More and more car manufacturers are realizing that general-purpose chips offer features that cater to multiple customers, limiting their product competitiveness and restricting them to the suppliers' timelines and delivery schedules.
A Mini Case Study: Custom SoCs and a Successful Automotive Industry Disruptor
Now and again, a new company comes along and alters established business models. Netflix did it with the video rental industry. Telsa has done it in the automotive industry.
Tesla is a company that has shattered the traditional automotive business model with its early launch of autonomous driving technology, a direct purchasing program, unconventional automotive designs with large interior displays, and the construction of battery giga-factories. Unlike other automakers, Tesla was also early to recognize the importance of over-the-air (OTA) software updates for adding features to improve safety and performance. Tesla’s success is driving traditional automakers to adapt their playbooks rapidly.
Tesla joined other tech giants like Google, Amazon, Cruise, and many others that have decided to develop their own proprietary autonomous driving platforms. To further that effort, the company started developing proprietary chips in 2016, and custom SoCs have been a fundamental ingredient in Tesla’s success:
- Tesla was also one of the earliest companies to implement autonomous driving technologies with its 1st generation autopilot launch in 2016.
- In 2019 at Autonomy Day, Tesla unveiled Hardware 3.0. Elon Musk claimed it was “objectively the best chip in the world.”
- Earlier in 2022, rumors circulated that Tesla was working with Samsung to develop a new 5nm semiconductor chip that would assist with its autonomous driving software.
To build a self-driving car, automakers must combine hardware, software, and data to train the deep neural networks that allow a vehicle to perceive and move safely through its environment. Deep neural networks, with their algorithms specifically designed to mimic the working of neurons in the human brain, are the artificial intelligence engine that will enable autonomous vehicles. They are the backbone of deep learning. The evolution of Tesla's autopilot and full self-driving features forced carmakers to take a closer look at the use of cameras and ultrasonic sensors.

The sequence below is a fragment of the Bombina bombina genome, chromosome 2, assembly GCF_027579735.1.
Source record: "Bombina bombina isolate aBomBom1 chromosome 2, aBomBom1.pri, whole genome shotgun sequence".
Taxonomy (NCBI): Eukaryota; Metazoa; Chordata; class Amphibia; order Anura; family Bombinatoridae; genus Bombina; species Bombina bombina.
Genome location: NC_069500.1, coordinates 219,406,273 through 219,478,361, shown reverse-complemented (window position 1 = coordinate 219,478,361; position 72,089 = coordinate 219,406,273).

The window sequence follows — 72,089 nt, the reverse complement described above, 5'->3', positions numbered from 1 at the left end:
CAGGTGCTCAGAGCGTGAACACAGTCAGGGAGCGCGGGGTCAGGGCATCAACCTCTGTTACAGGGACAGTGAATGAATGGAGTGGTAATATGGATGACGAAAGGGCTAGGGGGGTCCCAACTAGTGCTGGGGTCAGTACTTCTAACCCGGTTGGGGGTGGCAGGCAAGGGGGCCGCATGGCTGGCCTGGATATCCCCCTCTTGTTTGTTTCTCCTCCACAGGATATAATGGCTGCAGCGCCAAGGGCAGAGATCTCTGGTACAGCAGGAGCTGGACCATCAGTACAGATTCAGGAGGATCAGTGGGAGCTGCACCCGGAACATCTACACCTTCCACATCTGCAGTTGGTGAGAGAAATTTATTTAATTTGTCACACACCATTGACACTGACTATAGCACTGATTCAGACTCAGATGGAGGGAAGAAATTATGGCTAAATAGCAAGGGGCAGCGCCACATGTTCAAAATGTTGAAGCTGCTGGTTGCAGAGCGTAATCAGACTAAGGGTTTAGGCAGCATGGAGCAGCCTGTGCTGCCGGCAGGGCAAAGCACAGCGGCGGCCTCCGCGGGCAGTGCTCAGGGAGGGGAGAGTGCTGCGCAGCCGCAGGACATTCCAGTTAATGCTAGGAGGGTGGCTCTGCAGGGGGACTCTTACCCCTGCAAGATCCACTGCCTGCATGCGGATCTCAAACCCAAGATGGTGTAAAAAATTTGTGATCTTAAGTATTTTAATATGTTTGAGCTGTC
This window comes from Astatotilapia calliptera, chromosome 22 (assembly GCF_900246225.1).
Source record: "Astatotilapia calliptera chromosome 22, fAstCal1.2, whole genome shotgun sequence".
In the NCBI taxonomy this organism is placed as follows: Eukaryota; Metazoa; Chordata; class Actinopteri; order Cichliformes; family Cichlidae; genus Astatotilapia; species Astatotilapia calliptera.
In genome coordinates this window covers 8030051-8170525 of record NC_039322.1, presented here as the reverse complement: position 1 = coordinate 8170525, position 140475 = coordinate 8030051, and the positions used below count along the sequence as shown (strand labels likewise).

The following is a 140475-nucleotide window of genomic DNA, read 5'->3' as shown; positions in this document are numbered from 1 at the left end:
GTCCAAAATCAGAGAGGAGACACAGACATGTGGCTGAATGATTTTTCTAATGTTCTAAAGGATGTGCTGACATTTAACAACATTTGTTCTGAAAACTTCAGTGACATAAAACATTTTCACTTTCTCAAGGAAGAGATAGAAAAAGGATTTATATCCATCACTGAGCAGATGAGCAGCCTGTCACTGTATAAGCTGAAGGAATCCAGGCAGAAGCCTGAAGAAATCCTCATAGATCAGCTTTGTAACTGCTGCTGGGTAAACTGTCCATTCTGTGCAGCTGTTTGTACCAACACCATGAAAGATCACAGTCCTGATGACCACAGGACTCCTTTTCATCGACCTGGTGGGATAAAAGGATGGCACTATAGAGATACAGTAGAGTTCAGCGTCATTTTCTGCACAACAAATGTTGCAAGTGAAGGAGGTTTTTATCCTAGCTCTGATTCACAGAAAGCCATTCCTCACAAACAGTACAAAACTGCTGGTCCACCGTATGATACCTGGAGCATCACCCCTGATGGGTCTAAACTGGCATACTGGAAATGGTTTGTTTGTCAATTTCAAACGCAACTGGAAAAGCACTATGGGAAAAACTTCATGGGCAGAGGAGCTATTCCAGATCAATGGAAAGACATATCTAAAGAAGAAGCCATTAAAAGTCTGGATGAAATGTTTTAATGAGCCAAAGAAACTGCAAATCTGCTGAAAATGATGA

Tesla acquires a tremendous amount of data from its nearly two million autopilot-enabled vehicles, each equipped with eight camera arrays to generate data to train the neural networks to detect objects, segment images, and measure depth in real time. The car’s onboard supercomputer FSD (full self-driving) chip runs the deep neural networks, analyzing the camera's computer vision inputs in real-time to understand, make decisions, and move the car through the environment.
As AI becomes more critical and costly to deploy, other companies, such as Google and Amazon, are also designing custom chips.
In addition to being a crucial component of full self-driving capabilities, autonomous vehicle OEMs aim to develop proprietary chips to differentiate themselves from their competition.
Choosing the Right Partner
Creating a proprietary chip requires a complex, highly structured framework with a complete support system for addressing each phase of the development process. Most companies seeking to design custom chips do not have the full capabilities in-house. They require assistance from highly specialized companies with extensive engineering skills, know-how, and experience to support end-to-end system-level SoC design, development, and implementation.
A company such as Socionext offers the right combination of IPs, design expertise, and support to implement large-scale, fully customizable automotive SoC solutions to meet the most demanding and rigorous automotive application performance requirements.
Socionext has an in-house automotive design team to help to facilitate the early development and large-scale production of high-performance SoCs for automotive applications. As a leading “Solution SoC” provider, Socionext is committed to using leading-edge technologies, such as 5nm and 7nm processes, to produce automotive-grade SoCs that ensure functional safety while accelerating software development and system verification.
Contact us today to learn more about how Socionext can assist with your next custom SoC development.